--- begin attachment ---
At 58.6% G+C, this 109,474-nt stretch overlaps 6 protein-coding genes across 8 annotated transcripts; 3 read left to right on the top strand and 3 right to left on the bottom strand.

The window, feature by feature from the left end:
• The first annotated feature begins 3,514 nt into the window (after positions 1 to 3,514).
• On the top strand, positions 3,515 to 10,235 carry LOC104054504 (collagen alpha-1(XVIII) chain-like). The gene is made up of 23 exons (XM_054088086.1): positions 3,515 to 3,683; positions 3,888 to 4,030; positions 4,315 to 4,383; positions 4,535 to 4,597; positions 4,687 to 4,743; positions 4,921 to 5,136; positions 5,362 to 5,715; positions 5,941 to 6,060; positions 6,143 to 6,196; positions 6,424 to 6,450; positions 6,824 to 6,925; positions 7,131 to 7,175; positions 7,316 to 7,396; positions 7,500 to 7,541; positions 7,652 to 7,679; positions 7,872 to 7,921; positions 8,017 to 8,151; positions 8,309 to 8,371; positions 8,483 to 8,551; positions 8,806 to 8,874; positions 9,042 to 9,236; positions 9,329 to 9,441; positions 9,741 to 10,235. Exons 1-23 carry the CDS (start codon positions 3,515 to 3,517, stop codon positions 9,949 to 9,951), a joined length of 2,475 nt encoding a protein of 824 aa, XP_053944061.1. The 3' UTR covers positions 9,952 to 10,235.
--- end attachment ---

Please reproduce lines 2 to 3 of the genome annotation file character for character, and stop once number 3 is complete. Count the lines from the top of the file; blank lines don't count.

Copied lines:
The window, feature by feature from the left end:
• The first annotated feature begins 3,514 nt into the window (after positions 1 to 3,514).